Alpacas put the frighteners on foxes to protect farm's free-range turkeys
A herd of "guard" alpacas are taking turns protecting 24,000 free-range turkeys from foxes this Christmas on a farm in south-east England.
Tom Copas, the owner of Copas Turkeys in Cookham, Berkshire, welcomed the alpacas to his farm after learning of their natural instinct to guard and following the killing of hundreds of his birds by foxes.
The farm now employs 10 alpacas, named Blitzen, Comet, Cupid, Dasher, Dancer, Donner, Onion, Prancer, Sage and Vixen.
The farm's marketing manager, Dominic Spooner, said: "They tend to stay very close to the birds and they seem to get along very well with them. They just watch them.
"It's something in their nature. They're just instinctively guard animals. But they're also very curious and they'll come trotting over if you go into the field."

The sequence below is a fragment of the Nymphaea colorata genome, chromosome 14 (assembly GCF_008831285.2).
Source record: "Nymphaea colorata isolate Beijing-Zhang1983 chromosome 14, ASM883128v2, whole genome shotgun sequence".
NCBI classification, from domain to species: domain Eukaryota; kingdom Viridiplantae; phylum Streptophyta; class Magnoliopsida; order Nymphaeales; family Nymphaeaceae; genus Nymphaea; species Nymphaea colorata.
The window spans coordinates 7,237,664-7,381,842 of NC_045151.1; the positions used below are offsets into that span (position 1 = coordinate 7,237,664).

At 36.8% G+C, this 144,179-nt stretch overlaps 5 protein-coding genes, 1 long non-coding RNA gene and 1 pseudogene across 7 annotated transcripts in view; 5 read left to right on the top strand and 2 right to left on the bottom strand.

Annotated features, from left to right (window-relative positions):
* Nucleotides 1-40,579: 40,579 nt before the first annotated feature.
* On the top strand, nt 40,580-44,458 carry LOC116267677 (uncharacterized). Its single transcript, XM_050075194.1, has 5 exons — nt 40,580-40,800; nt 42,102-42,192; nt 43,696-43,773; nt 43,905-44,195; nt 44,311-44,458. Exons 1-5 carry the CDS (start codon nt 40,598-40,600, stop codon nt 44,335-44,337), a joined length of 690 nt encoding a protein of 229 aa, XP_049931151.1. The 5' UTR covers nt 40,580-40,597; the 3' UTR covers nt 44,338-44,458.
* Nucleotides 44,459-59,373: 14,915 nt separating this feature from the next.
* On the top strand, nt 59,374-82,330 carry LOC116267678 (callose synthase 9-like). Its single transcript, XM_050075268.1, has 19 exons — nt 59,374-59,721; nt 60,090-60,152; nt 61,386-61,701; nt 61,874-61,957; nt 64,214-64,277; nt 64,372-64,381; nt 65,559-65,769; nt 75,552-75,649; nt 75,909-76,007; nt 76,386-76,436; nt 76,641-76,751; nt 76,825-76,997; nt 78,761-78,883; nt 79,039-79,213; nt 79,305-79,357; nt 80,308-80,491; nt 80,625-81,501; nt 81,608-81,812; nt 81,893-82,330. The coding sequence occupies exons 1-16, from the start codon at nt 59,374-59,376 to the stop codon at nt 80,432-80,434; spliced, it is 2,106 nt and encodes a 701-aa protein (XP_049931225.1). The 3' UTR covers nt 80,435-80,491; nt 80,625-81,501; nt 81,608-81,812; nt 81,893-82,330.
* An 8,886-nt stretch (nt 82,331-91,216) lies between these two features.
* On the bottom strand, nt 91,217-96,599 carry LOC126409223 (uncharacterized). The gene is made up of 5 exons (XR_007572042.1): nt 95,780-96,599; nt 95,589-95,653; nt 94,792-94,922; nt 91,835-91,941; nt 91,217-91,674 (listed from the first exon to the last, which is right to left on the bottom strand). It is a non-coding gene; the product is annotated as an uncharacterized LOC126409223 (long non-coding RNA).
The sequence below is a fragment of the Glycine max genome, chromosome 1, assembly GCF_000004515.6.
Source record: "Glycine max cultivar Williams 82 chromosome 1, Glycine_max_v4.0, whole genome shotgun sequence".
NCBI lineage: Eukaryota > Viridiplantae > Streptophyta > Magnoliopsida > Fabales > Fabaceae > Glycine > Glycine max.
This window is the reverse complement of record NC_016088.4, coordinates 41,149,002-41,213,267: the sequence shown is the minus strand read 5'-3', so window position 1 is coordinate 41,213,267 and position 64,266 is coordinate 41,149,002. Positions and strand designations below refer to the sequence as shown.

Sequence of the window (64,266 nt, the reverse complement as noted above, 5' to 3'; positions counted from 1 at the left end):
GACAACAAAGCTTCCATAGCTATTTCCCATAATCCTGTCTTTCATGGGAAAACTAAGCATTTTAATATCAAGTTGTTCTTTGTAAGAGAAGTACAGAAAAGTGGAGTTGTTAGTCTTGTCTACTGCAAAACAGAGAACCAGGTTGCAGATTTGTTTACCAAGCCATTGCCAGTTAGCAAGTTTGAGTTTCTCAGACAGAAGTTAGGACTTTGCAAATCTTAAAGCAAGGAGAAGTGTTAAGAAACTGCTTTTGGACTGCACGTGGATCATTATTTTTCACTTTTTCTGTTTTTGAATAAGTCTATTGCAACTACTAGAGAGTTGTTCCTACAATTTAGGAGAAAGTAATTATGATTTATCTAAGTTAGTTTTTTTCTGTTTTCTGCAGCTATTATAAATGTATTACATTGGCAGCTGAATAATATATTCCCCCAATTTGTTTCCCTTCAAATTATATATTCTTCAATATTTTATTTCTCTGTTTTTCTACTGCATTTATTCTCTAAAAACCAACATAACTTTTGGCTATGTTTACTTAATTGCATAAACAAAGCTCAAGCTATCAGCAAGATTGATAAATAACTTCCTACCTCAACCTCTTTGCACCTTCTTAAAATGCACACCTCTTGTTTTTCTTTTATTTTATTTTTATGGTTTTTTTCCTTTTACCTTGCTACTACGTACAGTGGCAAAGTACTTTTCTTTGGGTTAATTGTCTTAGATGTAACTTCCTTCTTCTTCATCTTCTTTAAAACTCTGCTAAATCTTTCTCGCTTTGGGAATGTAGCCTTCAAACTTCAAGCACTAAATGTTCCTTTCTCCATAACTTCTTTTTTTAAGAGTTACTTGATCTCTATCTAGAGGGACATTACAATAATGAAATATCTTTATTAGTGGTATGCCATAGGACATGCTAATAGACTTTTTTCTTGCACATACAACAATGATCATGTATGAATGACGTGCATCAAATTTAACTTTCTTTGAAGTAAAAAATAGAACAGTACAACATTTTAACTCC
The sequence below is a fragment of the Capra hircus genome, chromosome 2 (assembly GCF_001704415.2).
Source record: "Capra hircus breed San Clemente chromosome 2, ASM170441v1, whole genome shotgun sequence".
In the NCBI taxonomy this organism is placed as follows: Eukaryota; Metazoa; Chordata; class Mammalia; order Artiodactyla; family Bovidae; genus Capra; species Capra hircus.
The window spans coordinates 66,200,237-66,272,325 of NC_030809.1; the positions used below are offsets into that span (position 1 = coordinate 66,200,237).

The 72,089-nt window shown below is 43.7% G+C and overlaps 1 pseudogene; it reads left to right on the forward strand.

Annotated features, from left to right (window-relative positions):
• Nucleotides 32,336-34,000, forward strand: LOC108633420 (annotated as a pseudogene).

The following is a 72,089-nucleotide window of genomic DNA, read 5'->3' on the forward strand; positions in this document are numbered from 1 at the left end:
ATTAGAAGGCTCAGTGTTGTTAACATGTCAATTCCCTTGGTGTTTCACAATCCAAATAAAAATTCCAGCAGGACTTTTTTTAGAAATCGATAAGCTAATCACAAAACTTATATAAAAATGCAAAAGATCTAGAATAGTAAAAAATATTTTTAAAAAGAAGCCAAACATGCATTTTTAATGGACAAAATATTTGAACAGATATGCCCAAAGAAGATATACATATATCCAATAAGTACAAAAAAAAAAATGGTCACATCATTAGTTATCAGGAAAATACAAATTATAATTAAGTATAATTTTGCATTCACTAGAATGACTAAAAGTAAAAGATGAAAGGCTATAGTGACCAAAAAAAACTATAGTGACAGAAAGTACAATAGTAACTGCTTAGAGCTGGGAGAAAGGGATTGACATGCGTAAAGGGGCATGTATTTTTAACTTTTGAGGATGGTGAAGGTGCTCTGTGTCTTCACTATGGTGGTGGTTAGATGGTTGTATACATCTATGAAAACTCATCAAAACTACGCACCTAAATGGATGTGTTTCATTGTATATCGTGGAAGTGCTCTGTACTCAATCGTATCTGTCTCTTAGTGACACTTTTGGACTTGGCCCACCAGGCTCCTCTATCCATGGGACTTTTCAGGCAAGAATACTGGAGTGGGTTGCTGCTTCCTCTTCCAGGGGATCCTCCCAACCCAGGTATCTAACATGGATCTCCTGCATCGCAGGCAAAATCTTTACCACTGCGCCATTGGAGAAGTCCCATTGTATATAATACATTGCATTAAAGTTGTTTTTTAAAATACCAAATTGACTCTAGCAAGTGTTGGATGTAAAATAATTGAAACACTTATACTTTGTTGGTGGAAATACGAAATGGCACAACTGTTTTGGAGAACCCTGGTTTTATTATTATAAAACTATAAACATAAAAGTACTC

Alpacas, as well as llamas and donkeys, are used as guard animals around the world to ward off attacks on livestock by wild and domestic dogs, foxes and coyotes.
It is thought that they react aggressively to foxes because they will try to kill unguarded baby alpacas.
The Copas family has been rearing turkeys for 58 years and its free-range birds stroll about the farm's cherry orchards and grass meadows from about six weeks old.
The birds reach full maturity at 26 weeks and are then slaughtered, hand plucked and game hung before they are sold for about £14 a kilogram.